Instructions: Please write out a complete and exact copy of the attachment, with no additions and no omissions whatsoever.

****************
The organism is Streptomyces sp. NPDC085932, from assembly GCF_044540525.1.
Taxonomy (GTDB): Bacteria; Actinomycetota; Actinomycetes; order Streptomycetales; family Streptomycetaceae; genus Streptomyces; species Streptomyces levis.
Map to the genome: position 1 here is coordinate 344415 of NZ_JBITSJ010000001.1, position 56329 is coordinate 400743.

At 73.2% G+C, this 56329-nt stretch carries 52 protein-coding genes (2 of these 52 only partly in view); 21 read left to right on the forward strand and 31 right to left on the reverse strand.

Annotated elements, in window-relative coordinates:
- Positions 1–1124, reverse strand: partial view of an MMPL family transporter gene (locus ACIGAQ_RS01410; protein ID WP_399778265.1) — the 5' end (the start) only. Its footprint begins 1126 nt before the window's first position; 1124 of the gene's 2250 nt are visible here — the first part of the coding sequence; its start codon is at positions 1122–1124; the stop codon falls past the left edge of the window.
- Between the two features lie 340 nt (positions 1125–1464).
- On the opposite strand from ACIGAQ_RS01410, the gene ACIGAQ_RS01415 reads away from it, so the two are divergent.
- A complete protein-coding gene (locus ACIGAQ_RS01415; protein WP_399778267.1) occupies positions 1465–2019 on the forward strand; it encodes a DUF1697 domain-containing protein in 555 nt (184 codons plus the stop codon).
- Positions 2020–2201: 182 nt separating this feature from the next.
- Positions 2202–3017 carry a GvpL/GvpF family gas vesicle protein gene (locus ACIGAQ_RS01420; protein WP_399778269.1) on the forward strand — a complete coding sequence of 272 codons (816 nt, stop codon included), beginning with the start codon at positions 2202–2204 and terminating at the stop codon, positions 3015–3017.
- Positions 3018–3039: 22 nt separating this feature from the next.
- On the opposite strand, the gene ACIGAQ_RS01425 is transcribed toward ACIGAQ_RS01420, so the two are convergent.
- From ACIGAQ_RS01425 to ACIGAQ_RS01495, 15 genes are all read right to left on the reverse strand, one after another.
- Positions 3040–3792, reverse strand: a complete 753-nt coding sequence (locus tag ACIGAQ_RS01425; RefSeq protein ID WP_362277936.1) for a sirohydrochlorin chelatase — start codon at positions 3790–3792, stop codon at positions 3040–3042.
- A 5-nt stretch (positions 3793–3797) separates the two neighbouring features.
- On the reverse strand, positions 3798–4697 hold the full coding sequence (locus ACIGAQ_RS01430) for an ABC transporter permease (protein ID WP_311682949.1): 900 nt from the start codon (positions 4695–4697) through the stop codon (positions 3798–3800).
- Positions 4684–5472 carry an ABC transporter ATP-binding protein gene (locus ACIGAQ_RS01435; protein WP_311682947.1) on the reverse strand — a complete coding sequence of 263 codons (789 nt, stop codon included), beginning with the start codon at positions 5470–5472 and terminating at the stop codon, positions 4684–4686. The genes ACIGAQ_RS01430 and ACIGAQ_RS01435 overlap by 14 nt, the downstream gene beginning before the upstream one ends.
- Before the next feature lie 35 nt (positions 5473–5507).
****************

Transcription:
The organism is Streptomyces sp. NPDC085932, from assembly GCF_044540525.1.
Taxonomy (GTDB): Bacteria; Actinomycetota; Actinomycetes; order Streptomycetales; family Streptomycetaceae; genus Streptomyces; species Streptomyces levis.
Map to the genome: position 1 here is coordinate 344415 of NZ_JBITSJ010000001.1, position 56329 is coordinate 400743.

At 73.2% G+C, this 56329-nt stretch carries 52 protein-coding genes (2 of these 52 only partly in view); 21 read left to right on the forward strand and 31 right to left on the reverse strand.

Annotated elements, in window-relative coordinates:
- Positions 1–1124, reverse strand: partial view of an MMPL family transporter gene (locus ACIGAQ_RS01410; protein ID WP_399778265.1) — the 5' end (the start) only. Its footprint begins 1126 nt before the window's first position; 1124 of the gene's 2250 nt are visible here — the first part of the coding sequence; its start codon is at positions 1122–1124; the stop codon falls past the left edge of the window.
- Between the two features lie 340 nt (positions 1125–1464).
- On the opposite strand from ACIGAQ_RS01410, the gene ACIGAQ_RS01415 reads away from it, so the two are divergent.
- A complete protein-coding gene (locus ACIGAQ_RS01415; protein WP_399778267.1) occupies positions 1465–2019 on the forward strand; it encodes a DUF1697 domain-containing protein in 555 nt (184 codons plus the stop codon).
- Positions 2020–2201: 182 nt separating this feature from the next.
- Positions 2202–3017 carry a GvpL/GvpF family gas vesicle protein gene (locus ACIGAQ_RS01420; protein WP_399778269.1) on the forward strand — a complete coding sequence of 272 codons (816 nt, stop codon included), beginning with the start codon at positions 2202–2204 and terminating at the stop codon, positions 3015–3017.
- Positions 3018–3039: 22 nt separating this feature from the next.
- On the opposite strand, the gene ACIGAQ_RS01425 is transcribed toward ACIGAQ_RS01420, so the two are convergent.
- From ACIGAQ_RS01425 to ACIGAQ_RS01495, 15 genes are all read right to left on the reverse strand, one after another.
- Positions 3040–3792, reverse strand: a complete 753-nt coding sequence (locus tag ACIGAQ_RS01425; RefSeq protein ID WP_362277936.1) for a sirohydrochlorin chelatase — start codon at positions 3790–3792, stop codon at positions 3040–3042.
- A 5-nt stretch (positions 3793–3797) separates the two neighbouring features.
- On the reverse strand, positions 3798–4697 hold the full coding sequence (locus ACIGAQ_RS01430) for an ABC transporter permease (protein ID WP_311682949.1): 900 nt from the start codon (positions 4695–4697) through the stop codon (positions 3798–3800).
- Positions 4684–5472 carry an ABC transporter ATP-binding protein gene (locus ACIGAQ_RS01435; protein WP_311682947.1) on the reverse strand — a complete coding sequence of 263 codons (789 nt, stop codon included), beginning with the start codon at positions 5470–5472 and terminating at the stop codon, positions 4684–4686. The genes ACIGAQ_RS01430 and ACIGAQ_RS01435 overlap by 14 nt, the downstream gene beginning before the upstream one ends.
- Before the next feature lie 35 nt (positions 5473–5507).